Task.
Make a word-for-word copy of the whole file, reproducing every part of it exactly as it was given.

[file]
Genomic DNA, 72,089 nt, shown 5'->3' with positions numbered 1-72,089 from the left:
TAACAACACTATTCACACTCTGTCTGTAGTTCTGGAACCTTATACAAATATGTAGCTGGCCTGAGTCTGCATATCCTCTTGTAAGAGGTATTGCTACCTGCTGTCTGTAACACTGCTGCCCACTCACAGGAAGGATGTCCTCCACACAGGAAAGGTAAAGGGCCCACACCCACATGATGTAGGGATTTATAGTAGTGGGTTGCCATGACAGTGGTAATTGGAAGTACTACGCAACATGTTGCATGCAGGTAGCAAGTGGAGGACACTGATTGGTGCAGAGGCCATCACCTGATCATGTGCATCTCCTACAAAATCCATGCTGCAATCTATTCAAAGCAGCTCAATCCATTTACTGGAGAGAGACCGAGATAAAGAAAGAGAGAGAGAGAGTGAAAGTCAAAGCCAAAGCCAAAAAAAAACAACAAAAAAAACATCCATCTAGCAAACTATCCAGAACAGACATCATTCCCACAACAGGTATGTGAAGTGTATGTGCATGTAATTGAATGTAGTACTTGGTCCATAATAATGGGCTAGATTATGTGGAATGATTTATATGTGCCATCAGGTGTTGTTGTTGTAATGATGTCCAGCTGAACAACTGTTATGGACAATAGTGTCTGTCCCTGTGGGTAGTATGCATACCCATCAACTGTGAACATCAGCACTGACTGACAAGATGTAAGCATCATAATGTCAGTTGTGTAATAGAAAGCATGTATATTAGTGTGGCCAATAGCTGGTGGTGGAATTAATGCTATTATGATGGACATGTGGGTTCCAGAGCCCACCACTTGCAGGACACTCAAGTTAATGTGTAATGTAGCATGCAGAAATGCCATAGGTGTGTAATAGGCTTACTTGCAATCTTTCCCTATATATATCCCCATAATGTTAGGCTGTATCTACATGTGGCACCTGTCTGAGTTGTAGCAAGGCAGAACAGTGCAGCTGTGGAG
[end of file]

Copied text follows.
Genomic DNA, 72,089 nt, shown 5'->3' with positions numbered 1-72,089 from the left:
TAACAACACTATTCACACTCTGTCTGTAGTTCTGGAACCTTATACAAATATGTAGCTGGCCTGAGTCTGCATATCCTCTTGTAAGAGGTATTGCTACCTGCTGTCTGTAACACTGCTGCCCACTCACAGGAAGGATGTCCTCCACACAGGAAAGGTAAAGGGCCCACACCCACATGATGTAGGGATTTATAGTAGTGGGTTGCCATGACAGTGGTAATTGGAAGTACTACGCAACATGTTGCATGCAGGTAGCAAGTGGAGGACACTGATTGGTGCAGAGGCCATCACCTGATCATGTGCATCTCCTACAAAATCCATGCTGCAATCTATTCAAAGCAGCTCAATCCATTTACTGGAGAGAGACCGAGATAAAGAAAGAGAGAGAGAGAGTGAAAGTCAAAGCCAAAGCCAAAAAAAAACAACAAAAAAAACATCCATCTAGCAAACTATCCAGAACAGACATCATTCCCACAACAGGTATGTGAAGTGTATGTGCATGTAATTGAATGTAGTACTTGGTCCATAATAATGGGCTAGATTATGTGGAATGATTTATATGTGCCATCAGGTGTTGTTGTTGTAATGATGTCCAGCTGAACAACTGTTATGGACAATAGTGTCTGTCCCTGTGGGTAGTATGCATACCCATCAACTGTGAACATCAGCACTGACTGACAAGATGTAAGCATCATAATGTCAGTTGTGTAATAGAAAGCATGTATATTAGTGTGGCCAATAGCTGGTGGTGGAATTAATGCTATTATGATGGACATGTGGGTTCCAGAGCCCACCACTTGCAGGACACTCAAGTTAATGTGTAATGTAGCATGCAGAAATGCCATAGGTGTGTAATAGGCTTACTTGCAATCTTTCCCTATATATATCCCCATAATGTTAGGCTGTATCTACATGTGGCACCTGTCTGAGTTGTAGCAAGGCAGAACAGTGCAGCTGTGGAG